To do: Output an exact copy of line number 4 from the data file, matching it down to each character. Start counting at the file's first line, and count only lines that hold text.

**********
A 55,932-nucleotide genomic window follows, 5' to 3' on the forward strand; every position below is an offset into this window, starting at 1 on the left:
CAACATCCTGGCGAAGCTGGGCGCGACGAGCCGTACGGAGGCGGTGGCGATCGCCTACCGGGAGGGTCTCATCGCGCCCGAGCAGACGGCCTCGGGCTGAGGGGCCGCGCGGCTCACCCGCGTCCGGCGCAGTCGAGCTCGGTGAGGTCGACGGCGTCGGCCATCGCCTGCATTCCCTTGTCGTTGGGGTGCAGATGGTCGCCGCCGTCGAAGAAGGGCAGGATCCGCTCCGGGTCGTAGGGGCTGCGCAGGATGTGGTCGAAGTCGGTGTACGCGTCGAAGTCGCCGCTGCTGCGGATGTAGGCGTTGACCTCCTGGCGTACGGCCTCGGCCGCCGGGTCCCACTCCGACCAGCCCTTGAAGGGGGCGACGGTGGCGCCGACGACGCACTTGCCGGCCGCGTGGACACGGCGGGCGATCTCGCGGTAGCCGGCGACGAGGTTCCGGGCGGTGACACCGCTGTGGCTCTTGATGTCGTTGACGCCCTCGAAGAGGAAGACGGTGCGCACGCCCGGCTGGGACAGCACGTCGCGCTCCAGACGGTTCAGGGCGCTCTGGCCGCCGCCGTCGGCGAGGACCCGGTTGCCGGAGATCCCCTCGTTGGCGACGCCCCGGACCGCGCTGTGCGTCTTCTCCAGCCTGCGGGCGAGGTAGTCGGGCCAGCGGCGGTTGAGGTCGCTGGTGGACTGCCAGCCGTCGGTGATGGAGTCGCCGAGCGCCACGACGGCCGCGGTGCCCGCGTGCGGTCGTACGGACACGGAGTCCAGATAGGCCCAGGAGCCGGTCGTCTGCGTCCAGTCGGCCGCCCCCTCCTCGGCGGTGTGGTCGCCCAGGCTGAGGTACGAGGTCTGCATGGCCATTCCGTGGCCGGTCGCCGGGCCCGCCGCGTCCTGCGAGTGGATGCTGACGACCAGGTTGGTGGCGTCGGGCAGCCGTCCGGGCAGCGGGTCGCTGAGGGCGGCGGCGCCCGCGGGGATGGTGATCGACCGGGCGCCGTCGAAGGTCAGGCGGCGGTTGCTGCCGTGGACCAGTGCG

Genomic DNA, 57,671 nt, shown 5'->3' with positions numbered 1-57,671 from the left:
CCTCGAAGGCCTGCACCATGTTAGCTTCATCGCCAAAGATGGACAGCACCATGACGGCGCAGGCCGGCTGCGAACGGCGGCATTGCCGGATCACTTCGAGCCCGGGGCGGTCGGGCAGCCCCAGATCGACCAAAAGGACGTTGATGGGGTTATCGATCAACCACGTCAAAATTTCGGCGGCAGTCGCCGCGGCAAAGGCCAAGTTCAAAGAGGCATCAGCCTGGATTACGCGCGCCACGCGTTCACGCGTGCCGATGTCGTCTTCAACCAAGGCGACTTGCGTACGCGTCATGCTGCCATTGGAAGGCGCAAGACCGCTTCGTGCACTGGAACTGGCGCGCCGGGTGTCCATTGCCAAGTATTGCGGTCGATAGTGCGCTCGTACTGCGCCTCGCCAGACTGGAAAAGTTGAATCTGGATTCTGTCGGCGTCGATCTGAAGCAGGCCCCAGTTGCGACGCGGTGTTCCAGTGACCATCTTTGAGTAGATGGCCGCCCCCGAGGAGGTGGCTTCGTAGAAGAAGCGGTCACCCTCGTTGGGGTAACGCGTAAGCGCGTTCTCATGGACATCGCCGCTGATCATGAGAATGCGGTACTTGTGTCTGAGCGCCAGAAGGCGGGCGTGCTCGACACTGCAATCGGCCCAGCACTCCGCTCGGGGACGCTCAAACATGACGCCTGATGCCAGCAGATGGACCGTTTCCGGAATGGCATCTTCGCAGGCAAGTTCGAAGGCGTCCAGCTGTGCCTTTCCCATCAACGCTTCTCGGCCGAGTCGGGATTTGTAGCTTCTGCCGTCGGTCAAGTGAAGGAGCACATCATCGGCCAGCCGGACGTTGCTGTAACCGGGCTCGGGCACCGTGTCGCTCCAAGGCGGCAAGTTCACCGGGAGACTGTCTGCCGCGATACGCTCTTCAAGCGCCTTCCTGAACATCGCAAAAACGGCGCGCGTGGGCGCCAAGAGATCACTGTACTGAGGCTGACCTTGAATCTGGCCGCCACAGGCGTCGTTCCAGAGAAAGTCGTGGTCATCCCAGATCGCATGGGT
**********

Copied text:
CCTCGAAGGCCTGCACCATGTTAGCTTCATCGCCAAAGATGGACAGCACCATGACGGCGCAGGCCGGCTGCGAACGGCGGCATTGCCGGATCACTTCGAGCCCGGGGCGGTCGGGCAGCCCCAGATCGACCAAAAGGACGTTGATGGGGTTATCGATCAACCACGTCAAAATTTCGGCGGCAGTCGCCGCGGCAAAGGCCAAGTTCAAAGAGGCATCAGCCTGGATTACGCGCGCCACGCGTTCACGCGTGCCGATGTCGTCTTCAACCAAGGCGACTTGCGTACGCGTCATGCTGCCATTGGAAGGCGCAAGACCGCTTCGTGCACTGGAACTGGCGCGCCGGGTGTCCATTGCCAAGTATTGCGGTCGATAGTGCGCTCGTACTGCGCCTCGCCAGACTGGAAAAGTTGAATCTGGATTCTGTCGGCGTCGATCTGAAGCAGGCCCCAGTTGCGACGCGGTGTTCCAGTGACCATCTTTGAGTAGATGGCCGCCCCCGAGGAGGTGGCTTCGTAGAAGAAGCGGTCACCCTCGTTGGGGTAACGCGTAAGCGCGTTCTCATGGACATCGCCGCTGATCATGAGAATGCGGTACTTGTGTCTGAGCGCCAGAAGGCGGGCGTGCTCGACACTGCAATCGGCCCAGCACTCCGCTCGGGGACGCTCAAACATGACGCCTGATGCCAGCAGATGGACCGTTTCCGGAATGGCATCTTCGCAGGCAAGTTCGAAGGCGTCCAGCTGTGCCTTTCCCATCAACGCTTCTCGGCCGAGTCGGGATTTGTAGCTTCTGCCGTCGGTCAAGTGAAGGAGCACATCATCGGCCAGCCGGACGTTGCTGTAACCGGGCTCGGGCACCGTGTCGCTCCAAGGCGGCAAGTTCACCGGGAGACTGTCTGCCGCGATACGCTCTTCAAGCGCCTTCCTGAACATCGCAAAAACGGCGCGCGTGGGCGCCAAGAGATCACTGTACTGAGGCTGACCTTGAATCTGGCCGCCACAGGCGTCGTTCCAGAGAAAGTCGTGGTCATCCCAGATCGCATGGGT